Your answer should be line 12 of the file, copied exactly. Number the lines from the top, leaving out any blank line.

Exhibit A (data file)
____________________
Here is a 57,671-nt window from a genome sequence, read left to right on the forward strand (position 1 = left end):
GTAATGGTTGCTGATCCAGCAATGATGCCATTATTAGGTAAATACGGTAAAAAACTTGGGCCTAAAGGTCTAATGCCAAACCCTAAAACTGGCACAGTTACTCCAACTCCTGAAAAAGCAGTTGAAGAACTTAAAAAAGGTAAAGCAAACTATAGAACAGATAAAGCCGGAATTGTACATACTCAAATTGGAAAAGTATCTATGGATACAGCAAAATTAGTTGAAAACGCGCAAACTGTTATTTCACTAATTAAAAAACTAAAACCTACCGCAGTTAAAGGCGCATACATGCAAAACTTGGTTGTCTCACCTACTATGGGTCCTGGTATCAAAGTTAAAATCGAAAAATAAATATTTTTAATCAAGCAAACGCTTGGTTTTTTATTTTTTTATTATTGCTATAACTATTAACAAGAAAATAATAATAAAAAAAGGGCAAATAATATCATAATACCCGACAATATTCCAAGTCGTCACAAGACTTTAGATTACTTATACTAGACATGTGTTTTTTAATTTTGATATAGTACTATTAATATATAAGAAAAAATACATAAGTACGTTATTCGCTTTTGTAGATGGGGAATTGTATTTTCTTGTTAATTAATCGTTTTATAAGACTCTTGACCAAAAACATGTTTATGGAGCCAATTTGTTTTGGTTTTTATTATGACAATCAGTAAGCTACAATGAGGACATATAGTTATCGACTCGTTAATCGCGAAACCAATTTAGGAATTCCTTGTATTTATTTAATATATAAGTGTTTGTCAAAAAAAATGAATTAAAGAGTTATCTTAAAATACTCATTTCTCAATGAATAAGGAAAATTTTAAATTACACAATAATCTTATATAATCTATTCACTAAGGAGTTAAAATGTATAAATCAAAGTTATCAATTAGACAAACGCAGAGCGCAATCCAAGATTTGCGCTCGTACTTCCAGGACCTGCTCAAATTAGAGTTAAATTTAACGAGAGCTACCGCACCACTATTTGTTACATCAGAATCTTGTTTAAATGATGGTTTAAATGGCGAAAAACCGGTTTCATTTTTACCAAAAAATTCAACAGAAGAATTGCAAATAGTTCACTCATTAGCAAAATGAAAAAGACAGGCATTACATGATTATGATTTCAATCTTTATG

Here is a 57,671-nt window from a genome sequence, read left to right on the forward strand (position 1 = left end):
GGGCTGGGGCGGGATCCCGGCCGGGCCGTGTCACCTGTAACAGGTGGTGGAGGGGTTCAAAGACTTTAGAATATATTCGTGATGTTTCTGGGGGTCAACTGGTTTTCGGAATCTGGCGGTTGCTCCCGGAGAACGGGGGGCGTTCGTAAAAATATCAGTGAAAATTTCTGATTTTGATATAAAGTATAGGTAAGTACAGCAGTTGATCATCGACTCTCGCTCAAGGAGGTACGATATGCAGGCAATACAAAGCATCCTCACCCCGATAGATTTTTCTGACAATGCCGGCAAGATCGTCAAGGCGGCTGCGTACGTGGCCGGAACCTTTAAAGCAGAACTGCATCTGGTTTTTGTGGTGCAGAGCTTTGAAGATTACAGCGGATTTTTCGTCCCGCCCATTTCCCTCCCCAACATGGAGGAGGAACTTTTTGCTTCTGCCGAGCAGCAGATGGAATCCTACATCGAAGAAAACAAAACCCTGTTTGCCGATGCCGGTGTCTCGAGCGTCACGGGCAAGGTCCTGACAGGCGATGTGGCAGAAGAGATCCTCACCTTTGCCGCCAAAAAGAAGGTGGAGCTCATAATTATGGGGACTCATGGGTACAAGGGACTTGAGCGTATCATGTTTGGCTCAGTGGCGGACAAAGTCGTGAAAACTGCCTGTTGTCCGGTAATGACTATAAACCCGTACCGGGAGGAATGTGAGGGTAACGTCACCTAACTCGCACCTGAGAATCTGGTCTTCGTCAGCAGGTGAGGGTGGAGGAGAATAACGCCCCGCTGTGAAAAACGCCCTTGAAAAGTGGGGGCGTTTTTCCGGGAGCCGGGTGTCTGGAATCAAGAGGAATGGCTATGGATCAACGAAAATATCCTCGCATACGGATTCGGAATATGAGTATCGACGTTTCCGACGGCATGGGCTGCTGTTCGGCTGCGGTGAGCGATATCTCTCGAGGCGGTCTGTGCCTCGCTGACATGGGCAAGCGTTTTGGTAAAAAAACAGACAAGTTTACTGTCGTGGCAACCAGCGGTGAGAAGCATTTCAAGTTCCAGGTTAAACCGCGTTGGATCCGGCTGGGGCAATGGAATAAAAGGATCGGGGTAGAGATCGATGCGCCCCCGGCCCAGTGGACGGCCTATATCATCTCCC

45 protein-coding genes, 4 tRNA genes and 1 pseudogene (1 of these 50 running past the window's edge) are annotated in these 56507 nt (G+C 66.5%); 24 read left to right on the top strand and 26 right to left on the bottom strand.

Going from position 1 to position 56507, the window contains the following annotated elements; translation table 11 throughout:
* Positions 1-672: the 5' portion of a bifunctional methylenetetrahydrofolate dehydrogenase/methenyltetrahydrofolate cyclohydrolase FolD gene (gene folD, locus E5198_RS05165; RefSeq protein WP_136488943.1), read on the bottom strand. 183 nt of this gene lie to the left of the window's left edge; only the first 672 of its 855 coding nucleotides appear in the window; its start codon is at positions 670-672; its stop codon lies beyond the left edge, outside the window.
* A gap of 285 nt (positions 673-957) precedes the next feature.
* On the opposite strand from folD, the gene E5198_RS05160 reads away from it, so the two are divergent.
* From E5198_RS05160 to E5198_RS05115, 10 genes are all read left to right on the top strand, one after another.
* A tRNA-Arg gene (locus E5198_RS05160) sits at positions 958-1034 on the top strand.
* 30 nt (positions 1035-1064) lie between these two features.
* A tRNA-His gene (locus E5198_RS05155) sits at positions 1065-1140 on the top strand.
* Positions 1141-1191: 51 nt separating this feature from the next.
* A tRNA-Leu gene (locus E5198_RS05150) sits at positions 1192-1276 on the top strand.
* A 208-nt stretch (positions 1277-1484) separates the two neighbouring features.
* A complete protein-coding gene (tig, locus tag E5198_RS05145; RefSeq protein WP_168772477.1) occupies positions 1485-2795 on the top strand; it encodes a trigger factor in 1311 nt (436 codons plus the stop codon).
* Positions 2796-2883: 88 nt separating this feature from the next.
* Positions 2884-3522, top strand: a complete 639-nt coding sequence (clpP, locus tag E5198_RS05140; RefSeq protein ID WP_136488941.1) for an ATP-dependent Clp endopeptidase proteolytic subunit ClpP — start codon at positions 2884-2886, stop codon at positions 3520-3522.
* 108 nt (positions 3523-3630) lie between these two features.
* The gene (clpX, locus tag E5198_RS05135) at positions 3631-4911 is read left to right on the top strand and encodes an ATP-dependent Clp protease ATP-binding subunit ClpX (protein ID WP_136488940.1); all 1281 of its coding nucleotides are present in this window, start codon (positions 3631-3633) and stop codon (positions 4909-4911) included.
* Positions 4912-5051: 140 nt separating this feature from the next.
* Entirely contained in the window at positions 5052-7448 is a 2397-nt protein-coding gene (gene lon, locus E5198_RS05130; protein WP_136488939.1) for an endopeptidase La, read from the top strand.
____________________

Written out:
* 30 nt (positions 1035-1064) lie between these two features.